Author: Penelope Fitzgerald
20. "I have had the following thought: what if God were not a mathematician? What if He had been working, like Katarina and August and me, without actually having defined either questions or answers? And what if His result had not been exact, but approximate? An approximate balance perhaps. Not something that had to be improved upon, a springboard to further achievement, but something that was already more or less complete and in equilibrium. Like two trees and the sun and the moisture from the earth, between which all you had to do was to spin your web to the beat of you ability, and that would have been enough, no more would be expected. And if any development should take place, then it would take place partly by itself, there would be no need for you to achieve anything extreme, you could just remain true to your nature, and it would take place. Now what if that were the intention?"
Author: Peter Høeg
21. "In an agricultural society, or during a time of exploration and settlement, or hunting and fathering--which is to say, most of mankind's history--energetic boys were particularly prized for their strength, speed, and agility. [...] As recently as the 1950s, most families still had some kind of agricultural connection. Many of these children, girls as well as boys, would have been directing their energy and physicality in constructive ways: doing farm chores, baling hay, splashing in the swimming hole, climbing trees, racing to the sandlot for a game of baseball. Their unregimented play would have been steeped in nature."
Author: Richard Louv
22. "Today something unusual happened; I was walking without even knowing, where I was going. I was smiling without any cause. I was just happy without reasons. I can tell you that birds do sing, leaves of trees, do dance, and it's beautiful. I am, a complete nature boy! Maybe, I was fully satisfied that sunlight was falling on my cheek. I got the power to love myself, nature and rest of humankind. Cheers, Everyone!"
Author: Santosh Kalwar
23. "December stillness, teach me through your treesThat loom along the west, one with the land,The veiled evangel of your mysteries.While nightfall, sad and spacious, on the downDeepens, and dusk embues me where I stand,With grave diminishings of green and brown,Speak, roofless Nature, your instinctive words;And let me learn your secret from the sky,Following a flock of steadfast-journeying birdsIn lone remote migration beating by.December stillness, crossed by twilight roads,Teach me to travel far and bear my loads."
Author: Siegfried Sassoon
24. "By the sweet power of music: therefore the poet did feign that Orpheus drew trees, stones and floods; since nought so stockish, hard and full of rage, but music for the time doth change his nature. The man that hath no music in himself, nor is not moved with concord of sweet sounds, is fit for treasons, stratagems and spoils; The motions of his spirit are dull as night and his affections dark as Erebus: Let no such man be trusted. Mark the music."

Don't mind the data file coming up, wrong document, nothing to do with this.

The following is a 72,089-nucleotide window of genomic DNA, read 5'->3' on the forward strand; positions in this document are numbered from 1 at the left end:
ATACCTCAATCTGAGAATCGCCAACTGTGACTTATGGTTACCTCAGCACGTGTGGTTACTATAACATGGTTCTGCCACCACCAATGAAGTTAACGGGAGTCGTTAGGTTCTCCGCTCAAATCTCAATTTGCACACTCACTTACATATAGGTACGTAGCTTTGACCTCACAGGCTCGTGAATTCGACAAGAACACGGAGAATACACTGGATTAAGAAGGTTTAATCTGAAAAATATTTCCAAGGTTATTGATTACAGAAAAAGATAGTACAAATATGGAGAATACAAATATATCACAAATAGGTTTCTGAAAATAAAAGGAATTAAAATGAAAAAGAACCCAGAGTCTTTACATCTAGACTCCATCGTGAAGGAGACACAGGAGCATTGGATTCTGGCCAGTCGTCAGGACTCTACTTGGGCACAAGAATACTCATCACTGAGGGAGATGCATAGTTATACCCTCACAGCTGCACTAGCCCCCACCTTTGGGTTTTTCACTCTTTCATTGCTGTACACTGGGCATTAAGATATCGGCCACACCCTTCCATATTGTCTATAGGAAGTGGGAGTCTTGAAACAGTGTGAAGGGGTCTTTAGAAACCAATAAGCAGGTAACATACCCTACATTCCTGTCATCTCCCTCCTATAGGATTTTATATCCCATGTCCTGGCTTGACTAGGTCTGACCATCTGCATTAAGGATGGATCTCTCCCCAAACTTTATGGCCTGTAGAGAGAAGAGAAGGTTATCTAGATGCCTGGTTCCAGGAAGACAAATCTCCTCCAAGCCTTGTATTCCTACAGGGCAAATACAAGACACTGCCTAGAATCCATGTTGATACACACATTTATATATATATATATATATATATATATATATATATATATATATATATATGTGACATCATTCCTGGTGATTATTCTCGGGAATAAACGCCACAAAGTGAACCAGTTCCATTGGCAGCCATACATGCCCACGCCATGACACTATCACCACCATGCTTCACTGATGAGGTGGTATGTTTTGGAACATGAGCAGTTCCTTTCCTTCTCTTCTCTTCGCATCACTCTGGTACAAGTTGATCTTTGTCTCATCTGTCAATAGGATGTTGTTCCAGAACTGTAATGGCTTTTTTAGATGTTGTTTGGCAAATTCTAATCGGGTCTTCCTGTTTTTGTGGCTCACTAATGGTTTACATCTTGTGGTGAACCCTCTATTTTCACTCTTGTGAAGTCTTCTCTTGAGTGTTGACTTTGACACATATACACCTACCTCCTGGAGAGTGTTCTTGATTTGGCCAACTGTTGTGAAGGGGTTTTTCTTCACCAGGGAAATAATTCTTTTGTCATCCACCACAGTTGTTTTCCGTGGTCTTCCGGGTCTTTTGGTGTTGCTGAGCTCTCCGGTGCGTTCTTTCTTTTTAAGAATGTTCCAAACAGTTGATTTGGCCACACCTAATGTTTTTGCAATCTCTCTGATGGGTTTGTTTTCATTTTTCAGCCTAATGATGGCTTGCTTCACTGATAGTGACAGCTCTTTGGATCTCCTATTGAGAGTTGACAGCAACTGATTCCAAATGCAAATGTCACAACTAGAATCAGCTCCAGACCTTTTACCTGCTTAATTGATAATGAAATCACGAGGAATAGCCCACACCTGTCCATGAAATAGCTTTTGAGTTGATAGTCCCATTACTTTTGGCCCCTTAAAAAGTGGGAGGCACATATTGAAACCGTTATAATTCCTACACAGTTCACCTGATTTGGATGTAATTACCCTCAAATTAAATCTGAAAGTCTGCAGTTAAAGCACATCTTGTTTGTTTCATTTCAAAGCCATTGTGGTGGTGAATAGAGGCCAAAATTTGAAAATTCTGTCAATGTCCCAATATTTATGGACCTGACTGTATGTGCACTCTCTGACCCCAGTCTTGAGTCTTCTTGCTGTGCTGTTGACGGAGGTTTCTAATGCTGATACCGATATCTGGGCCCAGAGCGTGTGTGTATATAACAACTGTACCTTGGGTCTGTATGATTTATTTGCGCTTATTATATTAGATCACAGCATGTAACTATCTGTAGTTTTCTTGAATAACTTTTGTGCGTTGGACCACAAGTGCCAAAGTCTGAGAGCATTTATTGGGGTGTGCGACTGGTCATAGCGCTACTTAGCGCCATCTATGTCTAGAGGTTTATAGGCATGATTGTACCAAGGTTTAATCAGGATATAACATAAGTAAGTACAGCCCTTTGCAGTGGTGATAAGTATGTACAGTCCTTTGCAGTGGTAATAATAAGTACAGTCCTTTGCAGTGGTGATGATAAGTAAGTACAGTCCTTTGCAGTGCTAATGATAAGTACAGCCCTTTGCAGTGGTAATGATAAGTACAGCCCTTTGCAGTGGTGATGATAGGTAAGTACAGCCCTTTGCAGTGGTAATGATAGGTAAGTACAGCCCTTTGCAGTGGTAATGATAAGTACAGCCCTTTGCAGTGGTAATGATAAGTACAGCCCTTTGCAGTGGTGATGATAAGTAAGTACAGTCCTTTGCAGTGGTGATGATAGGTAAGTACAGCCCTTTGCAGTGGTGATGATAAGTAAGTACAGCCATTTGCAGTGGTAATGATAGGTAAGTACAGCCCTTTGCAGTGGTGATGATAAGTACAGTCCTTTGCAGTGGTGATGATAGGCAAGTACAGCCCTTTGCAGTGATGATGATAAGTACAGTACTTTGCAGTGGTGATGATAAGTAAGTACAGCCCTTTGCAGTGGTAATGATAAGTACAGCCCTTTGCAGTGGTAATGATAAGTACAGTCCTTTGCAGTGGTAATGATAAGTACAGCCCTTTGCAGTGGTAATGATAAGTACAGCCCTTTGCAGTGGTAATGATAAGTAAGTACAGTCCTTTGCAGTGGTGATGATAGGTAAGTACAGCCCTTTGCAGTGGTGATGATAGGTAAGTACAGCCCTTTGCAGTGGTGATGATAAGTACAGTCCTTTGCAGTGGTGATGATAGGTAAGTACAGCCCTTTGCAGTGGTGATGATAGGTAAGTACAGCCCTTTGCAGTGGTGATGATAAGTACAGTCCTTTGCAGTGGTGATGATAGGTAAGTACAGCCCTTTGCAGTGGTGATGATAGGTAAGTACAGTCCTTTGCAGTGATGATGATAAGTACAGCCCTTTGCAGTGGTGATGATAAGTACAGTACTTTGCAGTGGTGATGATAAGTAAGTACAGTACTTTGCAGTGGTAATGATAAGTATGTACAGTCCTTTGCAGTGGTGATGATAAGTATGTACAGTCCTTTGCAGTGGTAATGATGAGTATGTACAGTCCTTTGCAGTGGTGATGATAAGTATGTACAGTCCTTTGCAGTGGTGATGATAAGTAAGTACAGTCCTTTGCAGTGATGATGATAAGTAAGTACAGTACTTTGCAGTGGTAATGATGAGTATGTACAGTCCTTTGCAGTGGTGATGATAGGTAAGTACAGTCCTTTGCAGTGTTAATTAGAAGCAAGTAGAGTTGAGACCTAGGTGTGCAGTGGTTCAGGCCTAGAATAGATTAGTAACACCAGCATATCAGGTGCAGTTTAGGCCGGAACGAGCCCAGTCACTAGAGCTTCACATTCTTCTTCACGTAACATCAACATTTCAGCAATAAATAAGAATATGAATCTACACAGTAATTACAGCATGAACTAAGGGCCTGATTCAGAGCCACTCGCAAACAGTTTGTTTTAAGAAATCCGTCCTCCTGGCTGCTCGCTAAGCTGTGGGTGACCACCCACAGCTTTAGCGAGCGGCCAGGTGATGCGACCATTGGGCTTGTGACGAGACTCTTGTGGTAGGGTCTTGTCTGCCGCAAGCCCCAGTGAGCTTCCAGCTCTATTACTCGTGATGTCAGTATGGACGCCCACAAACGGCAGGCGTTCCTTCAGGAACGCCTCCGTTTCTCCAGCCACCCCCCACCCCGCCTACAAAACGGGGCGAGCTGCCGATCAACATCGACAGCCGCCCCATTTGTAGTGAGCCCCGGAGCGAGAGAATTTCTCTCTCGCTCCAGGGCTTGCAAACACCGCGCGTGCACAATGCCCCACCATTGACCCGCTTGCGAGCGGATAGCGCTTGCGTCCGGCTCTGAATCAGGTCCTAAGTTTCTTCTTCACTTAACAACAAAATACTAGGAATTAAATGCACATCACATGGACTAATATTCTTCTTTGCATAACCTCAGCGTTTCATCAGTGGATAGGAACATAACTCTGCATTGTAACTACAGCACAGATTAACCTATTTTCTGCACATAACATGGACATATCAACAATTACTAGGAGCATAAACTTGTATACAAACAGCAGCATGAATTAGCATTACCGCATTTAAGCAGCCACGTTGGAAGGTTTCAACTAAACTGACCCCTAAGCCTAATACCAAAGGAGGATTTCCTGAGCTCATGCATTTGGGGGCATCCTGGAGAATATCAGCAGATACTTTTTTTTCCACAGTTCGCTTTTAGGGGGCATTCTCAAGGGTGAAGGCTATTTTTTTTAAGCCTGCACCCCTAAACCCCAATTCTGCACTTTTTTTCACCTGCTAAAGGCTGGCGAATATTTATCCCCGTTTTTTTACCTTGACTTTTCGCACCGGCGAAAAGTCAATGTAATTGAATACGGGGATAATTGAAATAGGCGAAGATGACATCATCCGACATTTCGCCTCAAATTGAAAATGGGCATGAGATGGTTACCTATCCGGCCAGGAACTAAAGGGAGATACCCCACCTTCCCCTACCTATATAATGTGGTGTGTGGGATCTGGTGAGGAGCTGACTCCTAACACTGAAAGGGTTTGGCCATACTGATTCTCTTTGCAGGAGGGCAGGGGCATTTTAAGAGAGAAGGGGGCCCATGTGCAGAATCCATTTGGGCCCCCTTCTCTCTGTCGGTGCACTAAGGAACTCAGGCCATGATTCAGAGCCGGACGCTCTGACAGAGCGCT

Author: William Shakespeare
25. "We are beasts, you know, beasts risen from the savannas and jungles and forests. We have come down from the trees and up out of the water, but you can never, ever fully remove the feral nature from our psyches."
Author: Yasmine Galenorn
26. "The blossoms seem unusually lovely this year. There were none of the scarlet-and-white-striped curtains that are set up among the blossoming trees so invariably that one has to come to think of them as the attire of cherry blossoms; there were no bustling tea-stalls, no holiday crowds of flower-viewers, no one hawking balloons and toy windmills; instead there were only the cherry trees blossoming undisturbed among the evergreens, making one feel as though he were seeing the naked bodies of the blossoms. Nature's free bounty and useless extravagance had never appeared so fantastically beautiful as it did this spring. I had an uncomfortable suspicion that Nature had come to reconquer the earth for herself."
Author: Yukio Mishima

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Once again, I don't quite know where I'm headed, Steph. It seems that every few years I'm shoveling up the pieces of my life and starting from scratch all over. No matter what I do or how hard I try I can;t seem to reach the dizzy heights of happiness, success, and security. like so many people do. And I'm not talking about becoming a millionaire and living happily ever after. I just mean reaching a point in my life that I can stop what I;m doing, take a look around me, breathe a sigh of relief and think: I'm where I want to be now."
Author: Cecelia Ahern